As baseball season begins to wind down with the World Series already underway, sports fans will need to find another way to escape from their everyday lives. As Halloween approaches, so does the NBA regular season. Hardcore fans have already been scouting their favorite teams, but for the more casual fan, here are my predictions for the 2008-09 season.
MVP: Dwight Howard
This 22-year-old big man had a breakout season last year and he showed no signs of slowing down. Howard caught the eye of NBA fans in the Slam Dunk Contest, and his popularity has been growing ever since. Howard is a hard-worker who has yet to miss a game during his four-year career. He has averaged a double-double each season, and his scoring average have gone up each season. This leaves no reason to think Howard will be slowed down this year.
Not to mention the improvements Howard has brought to the Orlando Magic, that won only 21 games the year before drafting him, compared to the 52 the Magic won last season. A consistent, young player who is on the rise and carrying his team with him is a perfect fit for MVP.
Runner up: Kobe Bryant
Last year’s MVP should have another strong season, but with Bynum’s return and a strong team behind him, Kobe won’t be able to put up the same numbers.
Defensive Player of the Year: Kobe Bryant
I know it’s surprising to see as explosive a scorer as Bryant receiving a defensive award, but he really can do it all.
He showed how good he could be in the Olympics, being chosen as the player to shut down the opposing countries best scorer. One could argue that playing in Beijing isn’t as challenging as playing in the NBA, but Bryant has already proven he can do it at that level.
He has been named to the NBA All-Defensive Team for eight straight seasons, receiving first-team honors for the past three seasons. With a talented team around him, Bryant’s defensive skills will shine through this year.
Runner up: Bruce Bowen
Bowen’s play speaks for itself. He is a viable candidate for the award year in and year out, but with the Spurs on the downfall and Tim Duncan hogging the spotlight, I don’t think he comes through this year.
Rookie of the Year: Michael Beasley
This one is a toss up. So many talented rookies shined in college, but Beasley shined the brightest. He is a force both shooting the ball and under the boards. In college, Beasley recorded 28 double-doubles, breaking the freshman record previously held by Carmello Anthony.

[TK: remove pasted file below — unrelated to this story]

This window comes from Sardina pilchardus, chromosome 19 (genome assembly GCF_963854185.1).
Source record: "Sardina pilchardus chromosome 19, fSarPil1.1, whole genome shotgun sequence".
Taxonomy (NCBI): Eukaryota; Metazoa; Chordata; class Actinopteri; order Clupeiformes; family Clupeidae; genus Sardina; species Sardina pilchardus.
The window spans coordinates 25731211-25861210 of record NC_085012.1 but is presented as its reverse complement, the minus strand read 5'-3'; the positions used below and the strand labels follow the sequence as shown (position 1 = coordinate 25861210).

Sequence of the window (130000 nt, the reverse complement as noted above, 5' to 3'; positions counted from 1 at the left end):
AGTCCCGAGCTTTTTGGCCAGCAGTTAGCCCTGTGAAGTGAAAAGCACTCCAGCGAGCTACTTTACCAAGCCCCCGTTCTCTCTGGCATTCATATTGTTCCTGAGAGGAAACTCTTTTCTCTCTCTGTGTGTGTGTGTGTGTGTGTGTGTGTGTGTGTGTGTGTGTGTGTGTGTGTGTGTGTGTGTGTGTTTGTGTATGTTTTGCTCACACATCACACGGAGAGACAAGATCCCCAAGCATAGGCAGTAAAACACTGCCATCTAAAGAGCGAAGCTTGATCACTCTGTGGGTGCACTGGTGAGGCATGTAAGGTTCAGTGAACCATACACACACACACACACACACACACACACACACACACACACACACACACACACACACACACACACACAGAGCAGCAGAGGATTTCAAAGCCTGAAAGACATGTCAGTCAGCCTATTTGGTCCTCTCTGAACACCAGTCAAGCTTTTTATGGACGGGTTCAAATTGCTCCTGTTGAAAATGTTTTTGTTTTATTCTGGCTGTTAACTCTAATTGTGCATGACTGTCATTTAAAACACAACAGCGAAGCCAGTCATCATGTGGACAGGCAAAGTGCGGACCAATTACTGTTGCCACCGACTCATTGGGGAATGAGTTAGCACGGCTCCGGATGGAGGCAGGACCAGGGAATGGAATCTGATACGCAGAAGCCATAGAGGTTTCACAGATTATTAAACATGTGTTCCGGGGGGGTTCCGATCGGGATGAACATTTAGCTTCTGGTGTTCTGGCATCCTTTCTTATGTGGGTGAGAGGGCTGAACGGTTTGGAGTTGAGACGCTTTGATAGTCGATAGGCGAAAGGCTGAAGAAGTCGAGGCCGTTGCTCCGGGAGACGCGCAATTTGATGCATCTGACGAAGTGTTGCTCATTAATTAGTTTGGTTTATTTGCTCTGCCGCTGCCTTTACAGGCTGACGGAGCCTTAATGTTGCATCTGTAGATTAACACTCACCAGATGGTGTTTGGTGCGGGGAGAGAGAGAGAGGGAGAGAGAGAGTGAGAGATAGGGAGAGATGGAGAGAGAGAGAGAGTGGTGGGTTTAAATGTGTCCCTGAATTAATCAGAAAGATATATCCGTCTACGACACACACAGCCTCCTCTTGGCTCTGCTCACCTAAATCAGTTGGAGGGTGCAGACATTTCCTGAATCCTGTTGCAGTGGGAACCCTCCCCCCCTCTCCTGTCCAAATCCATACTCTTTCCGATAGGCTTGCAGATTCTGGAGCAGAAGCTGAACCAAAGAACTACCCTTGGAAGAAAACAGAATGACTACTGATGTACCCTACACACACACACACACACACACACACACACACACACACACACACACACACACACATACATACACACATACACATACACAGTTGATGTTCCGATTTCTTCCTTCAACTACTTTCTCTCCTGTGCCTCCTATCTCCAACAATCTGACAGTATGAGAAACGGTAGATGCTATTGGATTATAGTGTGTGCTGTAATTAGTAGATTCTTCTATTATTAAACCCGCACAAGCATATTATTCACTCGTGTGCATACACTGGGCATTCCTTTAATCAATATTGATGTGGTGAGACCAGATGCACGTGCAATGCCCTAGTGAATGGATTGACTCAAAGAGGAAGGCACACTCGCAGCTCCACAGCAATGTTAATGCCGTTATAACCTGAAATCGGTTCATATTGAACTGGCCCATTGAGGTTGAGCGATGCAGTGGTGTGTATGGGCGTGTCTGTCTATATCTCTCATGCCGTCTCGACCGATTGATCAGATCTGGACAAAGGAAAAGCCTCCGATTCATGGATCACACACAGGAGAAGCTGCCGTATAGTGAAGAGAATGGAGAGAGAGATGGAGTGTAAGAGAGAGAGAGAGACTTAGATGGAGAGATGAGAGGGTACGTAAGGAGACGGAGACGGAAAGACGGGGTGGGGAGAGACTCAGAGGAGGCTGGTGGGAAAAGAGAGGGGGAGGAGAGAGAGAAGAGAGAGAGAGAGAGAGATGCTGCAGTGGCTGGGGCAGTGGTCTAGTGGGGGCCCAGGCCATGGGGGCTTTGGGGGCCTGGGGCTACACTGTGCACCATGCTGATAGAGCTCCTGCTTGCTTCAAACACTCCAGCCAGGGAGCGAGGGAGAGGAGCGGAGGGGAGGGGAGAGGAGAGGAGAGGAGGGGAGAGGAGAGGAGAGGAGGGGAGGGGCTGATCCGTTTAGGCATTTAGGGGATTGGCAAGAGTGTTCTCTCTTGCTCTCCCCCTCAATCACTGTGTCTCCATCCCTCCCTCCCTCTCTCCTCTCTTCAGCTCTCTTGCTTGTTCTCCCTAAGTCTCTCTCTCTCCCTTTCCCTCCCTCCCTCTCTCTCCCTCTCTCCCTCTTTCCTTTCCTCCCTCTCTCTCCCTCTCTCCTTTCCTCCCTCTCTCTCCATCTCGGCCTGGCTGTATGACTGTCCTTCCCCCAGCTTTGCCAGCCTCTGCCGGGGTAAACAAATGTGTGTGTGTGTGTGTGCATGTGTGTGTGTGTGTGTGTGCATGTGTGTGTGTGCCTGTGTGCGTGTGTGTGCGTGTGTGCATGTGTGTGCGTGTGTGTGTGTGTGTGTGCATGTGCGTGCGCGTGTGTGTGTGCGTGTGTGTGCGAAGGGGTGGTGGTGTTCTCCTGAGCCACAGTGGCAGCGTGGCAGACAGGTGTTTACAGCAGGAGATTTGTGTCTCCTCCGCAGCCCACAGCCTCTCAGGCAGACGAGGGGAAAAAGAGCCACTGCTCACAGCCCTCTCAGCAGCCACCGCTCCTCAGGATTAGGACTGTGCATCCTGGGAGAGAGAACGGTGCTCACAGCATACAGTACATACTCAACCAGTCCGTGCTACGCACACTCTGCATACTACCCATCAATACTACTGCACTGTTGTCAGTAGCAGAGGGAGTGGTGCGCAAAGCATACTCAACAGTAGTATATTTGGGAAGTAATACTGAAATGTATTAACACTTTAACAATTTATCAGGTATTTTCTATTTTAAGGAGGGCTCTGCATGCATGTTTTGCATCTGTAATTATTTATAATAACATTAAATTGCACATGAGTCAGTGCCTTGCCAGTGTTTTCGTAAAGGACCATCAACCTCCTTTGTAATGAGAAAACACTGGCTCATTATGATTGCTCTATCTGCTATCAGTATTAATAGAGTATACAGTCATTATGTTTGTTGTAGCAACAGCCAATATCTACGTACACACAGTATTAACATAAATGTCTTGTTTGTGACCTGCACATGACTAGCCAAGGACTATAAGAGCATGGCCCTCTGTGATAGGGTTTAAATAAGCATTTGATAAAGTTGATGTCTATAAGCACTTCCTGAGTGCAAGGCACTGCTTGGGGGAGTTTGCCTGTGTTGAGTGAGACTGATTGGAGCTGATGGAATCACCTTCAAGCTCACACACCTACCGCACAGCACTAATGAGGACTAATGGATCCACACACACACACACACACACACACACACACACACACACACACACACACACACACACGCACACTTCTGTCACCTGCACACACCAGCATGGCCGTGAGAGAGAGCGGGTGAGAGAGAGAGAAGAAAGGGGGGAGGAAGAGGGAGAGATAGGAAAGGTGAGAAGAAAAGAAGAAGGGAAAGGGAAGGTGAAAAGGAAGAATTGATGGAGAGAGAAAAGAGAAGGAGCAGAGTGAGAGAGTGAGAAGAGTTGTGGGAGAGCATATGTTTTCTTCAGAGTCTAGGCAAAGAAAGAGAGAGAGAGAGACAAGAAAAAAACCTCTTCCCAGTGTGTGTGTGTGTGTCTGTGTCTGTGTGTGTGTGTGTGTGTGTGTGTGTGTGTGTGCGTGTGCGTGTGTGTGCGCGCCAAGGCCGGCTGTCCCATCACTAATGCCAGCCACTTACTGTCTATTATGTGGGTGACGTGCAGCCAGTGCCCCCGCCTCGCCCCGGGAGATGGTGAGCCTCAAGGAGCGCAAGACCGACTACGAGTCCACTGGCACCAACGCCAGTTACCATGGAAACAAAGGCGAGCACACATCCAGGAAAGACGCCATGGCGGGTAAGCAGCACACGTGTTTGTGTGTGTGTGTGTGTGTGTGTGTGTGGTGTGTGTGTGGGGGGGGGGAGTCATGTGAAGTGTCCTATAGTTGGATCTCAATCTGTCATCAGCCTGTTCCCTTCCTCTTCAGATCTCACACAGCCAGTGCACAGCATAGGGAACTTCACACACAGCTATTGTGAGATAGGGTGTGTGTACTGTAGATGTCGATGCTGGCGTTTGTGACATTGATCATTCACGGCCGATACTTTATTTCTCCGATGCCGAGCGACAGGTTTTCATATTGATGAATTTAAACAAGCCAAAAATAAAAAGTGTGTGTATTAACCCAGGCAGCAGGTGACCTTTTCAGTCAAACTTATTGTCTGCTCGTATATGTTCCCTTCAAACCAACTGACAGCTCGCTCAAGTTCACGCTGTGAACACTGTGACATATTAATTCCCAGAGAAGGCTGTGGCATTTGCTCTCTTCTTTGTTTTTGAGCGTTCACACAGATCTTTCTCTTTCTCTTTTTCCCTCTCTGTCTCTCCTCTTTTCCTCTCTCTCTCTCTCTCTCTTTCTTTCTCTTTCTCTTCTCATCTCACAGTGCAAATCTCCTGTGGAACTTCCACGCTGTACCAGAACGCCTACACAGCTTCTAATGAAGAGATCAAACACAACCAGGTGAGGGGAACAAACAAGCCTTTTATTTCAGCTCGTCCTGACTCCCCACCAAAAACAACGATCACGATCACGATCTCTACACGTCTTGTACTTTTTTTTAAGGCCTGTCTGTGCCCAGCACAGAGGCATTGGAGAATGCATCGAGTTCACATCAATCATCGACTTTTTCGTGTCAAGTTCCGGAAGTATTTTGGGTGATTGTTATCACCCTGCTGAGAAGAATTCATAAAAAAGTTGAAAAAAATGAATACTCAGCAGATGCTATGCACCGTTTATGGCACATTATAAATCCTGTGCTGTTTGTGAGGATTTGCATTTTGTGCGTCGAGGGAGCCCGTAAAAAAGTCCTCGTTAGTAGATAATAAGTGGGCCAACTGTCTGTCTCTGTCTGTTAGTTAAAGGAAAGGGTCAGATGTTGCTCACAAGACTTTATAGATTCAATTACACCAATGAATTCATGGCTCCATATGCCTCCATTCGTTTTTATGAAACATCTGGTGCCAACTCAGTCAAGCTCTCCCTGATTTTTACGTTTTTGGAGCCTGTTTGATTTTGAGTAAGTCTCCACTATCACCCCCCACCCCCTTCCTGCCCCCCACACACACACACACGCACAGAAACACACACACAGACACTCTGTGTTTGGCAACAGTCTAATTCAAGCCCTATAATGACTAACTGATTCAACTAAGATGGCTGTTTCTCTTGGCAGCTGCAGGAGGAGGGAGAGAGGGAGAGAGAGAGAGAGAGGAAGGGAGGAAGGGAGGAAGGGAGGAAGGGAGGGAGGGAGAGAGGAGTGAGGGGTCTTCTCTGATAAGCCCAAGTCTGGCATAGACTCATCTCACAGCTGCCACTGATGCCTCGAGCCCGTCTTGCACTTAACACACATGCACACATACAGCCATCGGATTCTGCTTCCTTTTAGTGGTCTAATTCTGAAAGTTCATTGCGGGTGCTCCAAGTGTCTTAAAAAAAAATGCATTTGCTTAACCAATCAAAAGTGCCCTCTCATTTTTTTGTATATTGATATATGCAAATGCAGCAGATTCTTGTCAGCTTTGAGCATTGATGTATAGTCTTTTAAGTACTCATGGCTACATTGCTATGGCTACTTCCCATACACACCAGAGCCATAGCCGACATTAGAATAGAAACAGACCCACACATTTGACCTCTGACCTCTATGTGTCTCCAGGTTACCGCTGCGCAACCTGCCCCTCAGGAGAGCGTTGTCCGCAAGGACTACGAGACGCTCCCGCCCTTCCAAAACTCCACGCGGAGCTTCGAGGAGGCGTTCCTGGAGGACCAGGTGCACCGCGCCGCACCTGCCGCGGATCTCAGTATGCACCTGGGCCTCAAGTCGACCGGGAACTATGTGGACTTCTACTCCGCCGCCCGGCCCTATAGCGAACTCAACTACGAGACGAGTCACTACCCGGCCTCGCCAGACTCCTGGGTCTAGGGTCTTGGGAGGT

Beasley also had 16 games with more than 30 points, including three games with more than 40 points. His size matched with his athleticism makes him a good fit in the NBA and a solid selection for the award.
Runner up: Greg Oden
Most people forget Oden is still yet to step foot on an NBA court. A popular choice for the award last season, don’t be surprised if Oden makes a run for it.
Most Improved: Andrew Bynum
Bynum, who is just 20 years old, has already shown he is going to be a special player. Coming into the league as the youngest player to ever play in an NBA game, Bynum is still younger than some college sophomores. Playing sparingly his first two years, Bynum started to show some talent.
Last season, he began to break out averaging more than 13 points and 10 rebounds a game before going down with a knee injury.
If he can stay healthy, Bynum has a great chance to win the award.
Runner up: Patrick O’Bryant
A name familiar to Bradley fans, O’Bryant has found a new home in Boston. He has excelled so far in pre-season and should get a chance to show the fans what he can do with his increased playing time.
Coach of the Year: Nate McMillan
McMillan has a team loaded with young talent, and has already shown he is capable of developing players.
He took over as coach of the Portland Trail Blazers in 2005, and in just his second year coaching turned Brandon Roy into the Rookie of the Year.
The next year the Blazers added former Texas star LaMarcus Aldridge through a draft day trade with the Bulls, and with the first pick in the 2007 NBA Draft they took Oden.
This year the Blazer ended up with Jerryd Bayless of Arizona after the conclusion of the NBA Draft.
If McMillan can mold these young players and develop a strong core of players who work together on the court, he should be a favorite for Coach of the Year.
Runner up: Phil Jackson
The former NBA Coach of the Year could put together a strong argument for himself, but with a tough, developing Western Conference, it’s difficult to say how things will work out.
Alex Mayster is a junior journalism major from Paltine. He is the Scout sports editor.
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